1954 Austin-Healey 100-4 BN1 Roadster

Considered as the original Austin-Healey, the 100 BN1s and BN2s were built from 1953 to 1956. Equipped with a four-cylinder engine, the 100 BN1 series cars featured a production run exceeding 10,000 units, while only about 4,500 of the later BN2 series cars were produced. Most enthusiasts do not differentiate the two series substantially, as the only noticeable variation on the BN2 was the adoption of a four-speed/overdrive gearbox in lieu of the three-speed/overdrive on the earlier cars.

Fitted Read More

1992-97 Subaru SVX

If striking design and technical sophistication were the prime factors in determining a car’s collectibility, the Subaru SVX (1992-97) would certainly make the grade.
Introduced in 1991 as a Giugiaro-designed show car, it wowed the public and the motoring press with its trend-setting Italian design. The SVX was both praised and criticized for its originality, especially the odd two-part side windows. The full-time all-wheel drive in most models presaged what has become commonplace in high-performance cars, but a full Read More

1961 Ferrari 250 GT SWB Berlinetta

Ferrari says a car is “more authentic” if the non-original but correct type
engine is replaced with a new casting, made in their foundry

Sold new in Italy to A. Demetrialdi in May 1961, this 250 GT SWB “Lusso” was imported into Switzerland in April 1963 and entered for its first race by its new owner, Daniel Siebenmann of Switzerland, at the “Auvergne 3 hours” in France, where it finished 23rd Read More

1935 Auburn Model 851 Boattail Speedster

Frank and Morris Eckhart of Auburn, Indiana, started the Auburn Motor Company in 1903. As their business grew, they acquired more dealerships to stay ahead of the competition, but by the mid-’20s size had caught up with them and they were in need of new leadership. In 1925 E. L. Cord became general manager. Under Cord the new Auburn became a very different company, emphasizing style when others in the industry concentrated on engineering.

By 1931 Auburn was able Read More

1957 Maserati A6G2000 Gran Sport Spider

According to factory records supplied by the ever-helpful Maserati expert Ermanno Cozza, this desirable car left the factory on February 22, 1957, and was delivered new to Maserati’s California dealer, M. Rezzaghi. Records show that the car was next owned in 1959 by M.C. Valdez of San Diego and further evidence shows that it was owned by William Victor Hahn, also of San Diego, from June 1972 onwards. Claudio Zampoli of 1990’s Cizeta Moroder 18-cylinder fame then owned it Read More

1960 Jaguar XK 150 DHC

Jaguar turned the motoring world upside-down and inside-out when it introduced the XK 120 in 1948. It combined a powerful 160-bhp twin-cam straight-six with the most sensuous body ever seen on a production automobile. The combination of the 120-mph top speed, beauty and value had the celebrities lining up for their copies. Basic specifications called for mating the gorgeous 3.4-liter twin-cam engine to a four-speed Moss gearbox. Front suspension was independent by torsion bars, while the driven solid rear Read More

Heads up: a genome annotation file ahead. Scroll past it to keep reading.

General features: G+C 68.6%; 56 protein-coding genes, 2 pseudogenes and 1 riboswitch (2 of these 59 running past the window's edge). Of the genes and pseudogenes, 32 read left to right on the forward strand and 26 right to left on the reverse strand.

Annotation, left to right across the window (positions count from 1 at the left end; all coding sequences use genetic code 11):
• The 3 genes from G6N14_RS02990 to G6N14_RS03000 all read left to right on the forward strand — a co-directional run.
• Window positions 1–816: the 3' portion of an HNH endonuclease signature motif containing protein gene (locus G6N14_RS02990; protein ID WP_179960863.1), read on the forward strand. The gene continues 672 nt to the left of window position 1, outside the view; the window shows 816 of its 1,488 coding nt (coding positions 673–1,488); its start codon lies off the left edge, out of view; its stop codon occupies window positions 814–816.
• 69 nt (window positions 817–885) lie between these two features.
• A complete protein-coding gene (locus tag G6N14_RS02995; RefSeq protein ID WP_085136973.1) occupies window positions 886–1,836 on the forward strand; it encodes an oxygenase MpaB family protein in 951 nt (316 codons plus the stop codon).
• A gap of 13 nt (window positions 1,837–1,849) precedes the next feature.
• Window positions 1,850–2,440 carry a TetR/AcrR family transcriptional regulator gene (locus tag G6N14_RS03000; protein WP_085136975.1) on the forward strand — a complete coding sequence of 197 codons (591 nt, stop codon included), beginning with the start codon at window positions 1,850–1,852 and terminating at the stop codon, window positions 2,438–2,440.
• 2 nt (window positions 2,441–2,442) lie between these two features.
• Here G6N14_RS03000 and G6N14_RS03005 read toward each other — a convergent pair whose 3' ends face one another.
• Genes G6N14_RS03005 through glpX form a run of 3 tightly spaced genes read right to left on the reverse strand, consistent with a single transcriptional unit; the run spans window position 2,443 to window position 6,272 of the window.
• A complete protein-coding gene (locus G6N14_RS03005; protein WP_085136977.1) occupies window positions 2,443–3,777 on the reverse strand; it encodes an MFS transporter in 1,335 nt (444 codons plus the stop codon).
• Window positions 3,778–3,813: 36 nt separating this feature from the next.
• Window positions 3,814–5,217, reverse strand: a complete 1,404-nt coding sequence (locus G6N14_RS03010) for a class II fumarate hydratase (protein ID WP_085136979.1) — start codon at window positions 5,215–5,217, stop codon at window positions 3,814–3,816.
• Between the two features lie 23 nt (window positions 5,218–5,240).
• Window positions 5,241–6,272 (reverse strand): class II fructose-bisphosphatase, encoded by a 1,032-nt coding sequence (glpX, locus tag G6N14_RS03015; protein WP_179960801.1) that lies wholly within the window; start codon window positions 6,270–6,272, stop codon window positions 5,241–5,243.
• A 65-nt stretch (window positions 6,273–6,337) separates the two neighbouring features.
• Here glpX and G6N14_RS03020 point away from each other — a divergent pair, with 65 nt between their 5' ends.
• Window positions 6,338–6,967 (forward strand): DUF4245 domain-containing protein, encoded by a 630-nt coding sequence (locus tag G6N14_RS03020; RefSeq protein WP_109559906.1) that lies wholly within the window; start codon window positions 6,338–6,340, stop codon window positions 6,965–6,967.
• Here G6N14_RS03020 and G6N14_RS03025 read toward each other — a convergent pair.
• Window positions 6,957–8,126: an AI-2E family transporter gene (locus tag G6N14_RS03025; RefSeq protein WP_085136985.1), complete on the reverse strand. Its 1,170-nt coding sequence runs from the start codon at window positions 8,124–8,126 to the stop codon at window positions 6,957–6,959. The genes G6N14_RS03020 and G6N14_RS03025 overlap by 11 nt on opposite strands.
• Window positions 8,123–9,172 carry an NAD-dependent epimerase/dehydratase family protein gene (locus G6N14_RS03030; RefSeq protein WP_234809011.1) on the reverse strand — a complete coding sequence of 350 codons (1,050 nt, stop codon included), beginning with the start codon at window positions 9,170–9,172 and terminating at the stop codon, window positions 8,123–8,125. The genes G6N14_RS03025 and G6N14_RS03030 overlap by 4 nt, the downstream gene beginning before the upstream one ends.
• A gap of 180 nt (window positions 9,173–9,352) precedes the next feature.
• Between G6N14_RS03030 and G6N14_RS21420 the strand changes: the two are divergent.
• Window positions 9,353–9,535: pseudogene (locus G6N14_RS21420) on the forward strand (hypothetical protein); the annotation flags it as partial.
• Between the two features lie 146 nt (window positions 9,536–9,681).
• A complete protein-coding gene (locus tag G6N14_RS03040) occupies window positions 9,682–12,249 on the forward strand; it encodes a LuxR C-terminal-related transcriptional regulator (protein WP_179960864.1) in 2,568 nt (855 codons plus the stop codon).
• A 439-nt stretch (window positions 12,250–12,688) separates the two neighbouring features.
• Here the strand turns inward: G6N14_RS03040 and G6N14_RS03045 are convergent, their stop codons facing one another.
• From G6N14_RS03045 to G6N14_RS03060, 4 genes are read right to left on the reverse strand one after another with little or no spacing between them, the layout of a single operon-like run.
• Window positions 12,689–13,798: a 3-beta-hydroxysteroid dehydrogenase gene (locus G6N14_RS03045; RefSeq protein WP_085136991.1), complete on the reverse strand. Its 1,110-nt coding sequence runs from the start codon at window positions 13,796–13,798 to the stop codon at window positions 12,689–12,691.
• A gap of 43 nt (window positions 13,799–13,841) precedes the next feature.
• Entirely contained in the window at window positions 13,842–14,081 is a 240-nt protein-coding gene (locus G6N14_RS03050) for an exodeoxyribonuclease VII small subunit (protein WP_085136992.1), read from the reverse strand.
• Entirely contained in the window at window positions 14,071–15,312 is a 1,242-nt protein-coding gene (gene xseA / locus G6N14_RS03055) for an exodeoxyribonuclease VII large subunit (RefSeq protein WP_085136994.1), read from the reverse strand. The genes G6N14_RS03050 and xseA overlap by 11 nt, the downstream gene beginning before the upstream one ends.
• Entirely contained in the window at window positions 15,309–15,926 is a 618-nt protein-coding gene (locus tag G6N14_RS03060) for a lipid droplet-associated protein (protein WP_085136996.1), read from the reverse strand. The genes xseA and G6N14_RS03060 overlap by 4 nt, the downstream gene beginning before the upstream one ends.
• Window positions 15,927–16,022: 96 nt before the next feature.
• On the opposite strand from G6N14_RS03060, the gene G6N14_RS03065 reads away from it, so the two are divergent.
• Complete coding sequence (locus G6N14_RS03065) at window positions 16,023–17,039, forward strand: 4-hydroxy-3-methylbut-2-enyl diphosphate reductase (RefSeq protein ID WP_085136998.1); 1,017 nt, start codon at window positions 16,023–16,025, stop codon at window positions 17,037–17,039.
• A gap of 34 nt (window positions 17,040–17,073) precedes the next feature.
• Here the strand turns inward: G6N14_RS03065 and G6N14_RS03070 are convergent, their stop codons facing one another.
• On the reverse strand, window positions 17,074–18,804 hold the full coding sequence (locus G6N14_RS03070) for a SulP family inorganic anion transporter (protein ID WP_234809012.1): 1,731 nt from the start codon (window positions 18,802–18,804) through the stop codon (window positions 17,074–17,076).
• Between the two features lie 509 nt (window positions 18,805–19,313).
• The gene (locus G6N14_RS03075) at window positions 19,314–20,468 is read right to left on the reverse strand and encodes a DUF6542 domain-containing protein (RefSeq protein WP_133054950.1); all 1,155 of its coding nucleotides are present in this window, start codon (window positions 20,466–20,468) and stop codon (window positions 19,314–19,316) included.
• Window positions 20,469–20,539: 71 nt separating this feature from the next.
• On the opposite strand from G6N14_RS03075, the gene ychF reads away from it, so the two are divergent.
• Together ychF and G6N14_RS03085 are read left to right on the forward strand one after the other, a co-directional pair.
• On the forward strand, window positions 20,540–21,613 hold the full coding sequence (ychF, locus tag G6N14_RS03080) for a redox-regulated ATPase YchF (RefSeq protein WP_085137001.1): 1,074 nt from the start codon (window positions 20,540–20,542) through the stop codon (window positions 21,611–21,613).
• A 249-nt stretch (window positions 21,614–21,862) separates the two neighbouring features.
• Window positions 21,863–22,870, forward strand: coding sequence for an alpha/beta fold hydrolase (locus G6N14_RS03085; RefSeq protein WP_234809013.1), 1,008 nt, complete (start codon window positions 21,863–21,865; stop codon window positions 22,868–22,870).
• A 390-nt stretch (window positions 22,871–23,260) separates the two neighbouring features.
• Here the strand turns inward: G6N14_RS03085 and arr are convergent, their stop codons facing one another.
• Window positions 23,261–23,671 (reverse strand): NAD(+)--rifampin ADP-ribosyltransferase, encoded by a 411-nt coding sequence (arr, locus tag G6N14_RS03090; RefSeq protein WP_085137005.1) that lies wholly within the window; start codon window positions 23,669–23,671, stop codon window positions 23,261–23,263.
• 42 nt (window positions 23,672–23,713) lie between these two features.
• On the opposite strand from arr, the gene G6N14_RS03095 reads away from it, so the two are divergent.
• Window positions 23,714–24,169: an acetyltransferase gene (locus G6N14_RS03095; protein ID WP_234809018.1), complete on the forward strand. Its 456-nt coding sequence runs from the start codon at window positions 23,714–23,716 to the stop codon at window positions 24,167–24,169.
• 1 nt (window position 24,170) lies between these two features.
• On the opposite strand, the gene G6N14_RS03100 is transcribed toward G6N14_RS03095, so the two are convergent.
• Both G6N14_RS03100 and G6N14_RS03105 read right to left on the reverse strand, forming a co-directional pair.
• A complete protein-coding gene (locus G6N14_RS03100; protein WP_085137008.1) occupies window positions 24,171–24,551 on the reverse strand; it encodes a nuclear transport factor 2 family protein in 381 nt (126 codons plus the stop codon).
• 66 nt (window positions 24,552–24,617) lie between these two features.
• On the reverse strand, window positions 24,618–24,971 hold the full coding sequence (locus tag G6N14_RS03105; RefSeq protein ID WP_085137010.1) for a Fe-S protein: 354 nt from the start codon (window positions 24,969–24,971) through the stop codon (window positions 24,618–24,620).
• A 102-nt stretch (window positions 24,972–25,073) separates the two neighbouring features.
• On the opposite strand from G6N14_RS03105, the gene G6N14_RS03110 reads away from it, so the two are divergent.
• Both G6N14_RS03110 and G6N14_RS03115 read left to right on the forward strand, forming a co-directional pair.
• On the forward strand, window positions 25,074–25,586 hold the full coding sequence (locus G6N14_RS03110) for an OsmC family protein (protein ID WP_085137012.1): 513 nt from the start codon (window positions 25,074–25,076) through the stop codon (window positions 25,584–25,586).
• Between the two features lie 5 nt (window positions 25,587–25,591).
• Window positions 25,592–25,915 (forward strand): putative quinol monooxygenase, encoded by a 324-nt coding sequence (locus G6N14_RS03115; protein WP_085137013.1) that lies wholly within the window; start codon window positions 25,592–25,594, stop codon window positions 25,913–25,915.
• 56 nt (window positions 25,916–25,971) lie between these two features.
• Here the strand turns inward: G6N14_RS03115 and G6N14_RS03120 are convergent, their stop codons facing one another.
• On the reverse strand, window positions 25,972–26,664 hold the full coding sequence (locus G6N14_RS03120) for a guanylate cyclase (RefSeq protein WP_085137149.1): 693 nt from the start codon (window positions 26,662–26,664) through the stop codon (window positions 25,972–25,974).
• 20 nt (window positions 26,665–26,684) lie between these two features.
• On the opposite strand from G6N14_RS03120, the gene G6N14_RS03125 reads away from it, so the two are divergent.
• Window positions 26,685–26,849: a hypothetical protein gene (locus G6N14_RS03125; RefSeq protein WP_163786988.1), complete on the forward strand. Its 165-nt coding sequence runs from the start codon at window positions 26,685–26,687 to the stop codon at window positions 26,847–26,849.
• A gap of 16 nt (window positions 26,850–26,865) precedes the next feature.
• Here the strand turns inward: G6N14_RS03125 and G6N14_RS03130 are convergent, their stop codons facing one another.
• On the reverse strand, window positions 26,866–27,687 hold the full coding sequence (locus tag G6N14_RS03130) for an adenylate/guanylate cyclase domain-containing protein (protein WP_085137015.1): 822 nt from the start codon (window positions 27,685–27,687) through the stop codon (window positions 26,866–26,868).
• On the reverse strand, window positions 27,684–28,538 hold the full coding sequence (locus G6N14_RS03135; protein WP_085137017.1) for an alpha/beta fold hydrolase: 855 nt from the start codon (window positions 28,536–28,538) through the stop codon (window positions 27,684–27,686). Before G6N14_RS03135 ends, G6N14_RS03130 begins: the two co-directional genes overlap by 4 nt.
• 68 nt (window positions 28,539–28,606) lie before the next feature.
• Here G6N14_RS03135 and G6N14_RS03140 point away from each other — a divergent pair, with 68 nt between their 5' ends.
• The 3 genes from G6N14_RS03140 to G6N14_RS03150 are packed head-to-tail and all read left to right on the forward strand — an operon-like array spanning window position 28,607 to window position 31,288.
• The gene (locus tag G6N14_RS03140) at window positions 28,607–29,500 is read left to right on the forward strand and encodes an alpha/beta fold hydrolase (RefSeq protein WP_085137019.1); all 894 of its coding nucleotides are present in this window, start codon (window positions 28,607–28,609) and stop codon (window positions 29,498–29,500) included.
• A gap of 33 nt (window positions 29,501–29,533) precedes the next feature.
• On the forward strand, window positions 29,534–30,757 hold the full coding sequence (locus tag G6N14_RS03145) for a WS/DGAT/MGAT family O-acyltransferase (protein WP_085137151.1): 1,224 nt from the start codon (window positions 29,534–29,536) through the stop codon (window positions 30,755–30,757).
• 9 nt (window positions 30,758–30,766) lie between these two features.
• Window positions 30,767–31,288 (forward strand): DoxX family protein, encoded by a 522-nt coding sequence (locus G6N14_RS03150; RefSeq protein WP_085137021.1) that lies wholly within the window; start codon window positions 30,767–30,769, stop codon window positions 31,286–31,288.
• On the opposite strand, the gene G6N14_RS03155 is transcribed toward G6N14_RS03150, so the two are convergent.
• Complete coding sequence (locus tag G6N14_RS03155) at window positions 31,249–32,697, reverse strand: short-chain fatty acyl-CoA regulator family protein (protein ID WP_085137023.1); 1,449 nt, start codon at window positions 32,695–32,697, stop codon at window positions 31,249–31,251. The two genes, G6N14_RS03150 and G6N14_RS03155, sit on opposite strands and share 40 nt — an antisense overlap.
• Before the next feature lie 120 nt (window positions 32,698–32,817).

1959 Porsche 356A Super Cab

In 1959 Porsche concluded the run of the 356A cars, with their distinctive “droopy” front fenders, lower headlights and low bumpers.

Even though the Cabriolet appears to share thepanels of the Speedster, in fact their bodies have almost nothing in common. In further contrast to the Spartan Speedster, the Cabriolet was built with a taller windscreen and raised top frame to accommodate drivers of normal stature, roll-up windows and more comfortable seats. The Cabriolet has the dash and fittings Read More

1962–67 MG Midget and Austin-Healey Sprite

In the mid-’50s, as the costs of Austin-Healeys, Triumphs, and MGs began to increase with each new model year, Donald Healey saw a niche opening up for a car that would be fun to drive, inexpensive to own, and “small enough to store in a chap’s motorcycle shed.” From that inspiration was born the Austin-Healey Sprite, introduced in 1958.

In its first “cheap and cheerful” form, it used simple body panels, had no outside trunk lid and was powered (if Read More

1991 Ferrari F40

Introduced in Europe in 1987, Ferrari’s newest supercar was a shock to the senses. An engineering tour-de-force, the F40 combined raw-edged radical styling with state-of-the-art engine, body and chassis design.

Driving one is a visceral experience, hammering the senses with brutal acceleration, go-kart-quick reflexes and a howling exhaust note that pierces your very being. The experience is addictive, a powerful narcotic for the soul of a driver.

More than anything, it’s the car’s purpose that underlines the experience. Few concessions Read More